Division of Infectious Diseases

Case of the Month - November 2017

A 35 year old woman with a history of breast abscesses went to the Emergency Room for several days of right breast pain, itching, and a rash.  She noted that the breast pain had started several days after she began taking clindamycin for a dental abscess.   

 
On physical exam, her right breast was warm, tender, erythematous, and swollen.

An incision and drainage was performed and a bacteriology culture was sent.  The Gram stain revealed 4+ white blood cells, 3+ Gram-positive cocci in pairs and clusters, and 1+ Gram-positive branching bacilli.  After 48 hours of incubation, many pinpoint, white, non-hemolytic colonies were observed on blood agar, chocolate, and colistin-nalidixic plates.  This same bacterial species had grown from drainage from a left breast abscess in 2016.  Since MALDI has been used, this species has been increasingly identified in wound and blood cultures.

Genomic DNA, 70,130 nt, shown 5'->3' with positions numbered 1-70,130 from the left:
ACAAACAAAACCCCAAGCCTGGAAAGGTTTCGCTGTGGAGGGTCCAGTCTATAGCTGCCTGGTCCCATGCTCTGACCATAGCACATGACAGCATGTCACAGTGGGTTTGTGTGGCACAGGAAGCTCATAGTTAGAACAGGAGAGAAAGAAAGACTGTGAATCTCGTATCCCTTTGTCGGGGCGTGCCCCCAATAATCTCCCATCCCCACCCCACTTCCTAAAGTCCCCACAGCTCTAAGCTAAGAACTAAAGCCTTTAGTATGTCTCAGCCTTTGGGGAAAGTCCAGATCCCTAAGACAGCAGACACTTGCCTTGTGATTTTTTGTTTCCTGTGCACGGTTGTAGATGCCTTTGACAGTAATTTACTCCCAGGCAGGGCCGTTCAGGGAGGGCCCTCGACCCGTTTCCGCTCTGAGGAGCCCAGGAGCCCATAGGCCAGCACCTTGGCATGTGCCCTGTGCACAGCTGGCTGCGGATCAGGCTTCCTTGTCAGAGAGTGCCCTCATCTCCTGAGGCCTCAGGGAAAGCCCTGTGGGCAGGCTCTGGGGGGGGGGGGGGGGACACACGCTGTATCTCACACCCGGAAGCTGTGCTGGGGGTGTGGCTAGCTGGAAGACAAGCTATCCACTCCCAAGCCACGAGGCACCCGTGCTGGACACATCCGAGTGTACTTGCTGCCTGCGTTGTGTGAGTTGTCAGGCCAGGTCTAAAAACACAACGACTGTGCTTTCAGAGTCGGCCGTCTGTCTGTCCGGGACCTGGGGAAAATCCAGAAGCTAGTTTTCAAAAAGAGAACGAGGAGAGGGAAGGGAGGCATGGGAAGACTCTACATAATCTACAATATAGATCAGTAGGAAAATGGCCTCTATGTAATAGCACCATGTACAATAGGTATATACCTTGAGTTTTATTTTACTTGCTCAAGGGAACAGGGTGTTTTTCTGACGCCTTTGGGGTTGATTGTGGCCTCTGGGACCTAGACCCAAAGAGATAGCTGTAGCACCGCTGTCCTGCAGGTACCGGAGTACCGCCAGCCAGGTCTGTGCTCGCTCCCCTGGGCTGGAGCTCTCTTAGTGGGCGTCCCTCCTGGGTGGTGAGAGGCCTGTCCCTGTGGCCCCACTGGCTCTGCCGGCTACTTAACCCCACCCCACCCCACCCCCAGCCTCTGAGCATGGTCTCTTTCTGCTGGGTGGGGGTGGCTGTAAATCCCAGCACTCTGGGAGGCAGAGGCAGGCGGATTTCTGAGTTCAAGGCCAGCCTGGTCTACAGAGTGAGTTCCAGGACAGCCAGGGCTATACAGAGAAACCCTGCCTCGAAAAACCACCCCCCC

What is this aerotolerant, Gram-positive bacilli that can cause clinically significant skin infections?
   

 
Send answers to Dr. Ira Leviton, ileviton@montefiore.org. 

Figure 1 - Gram stain of abscess with many white blood cells, Gram-positive cocci, and Gram-positive bacilli  

Nov 21017-a
 
Figure 2 - Growth of non-hemolytic pinpoint colonies aerobically 

Nov 21017-b  

 

 

Conferences & Seminars

No Grand Rounds
No Grand Rounds
No Grand Rounds
Wednesday, July 18, 2018 @ 8:30 AM

Conference & Seminar Schedules

Click here to log in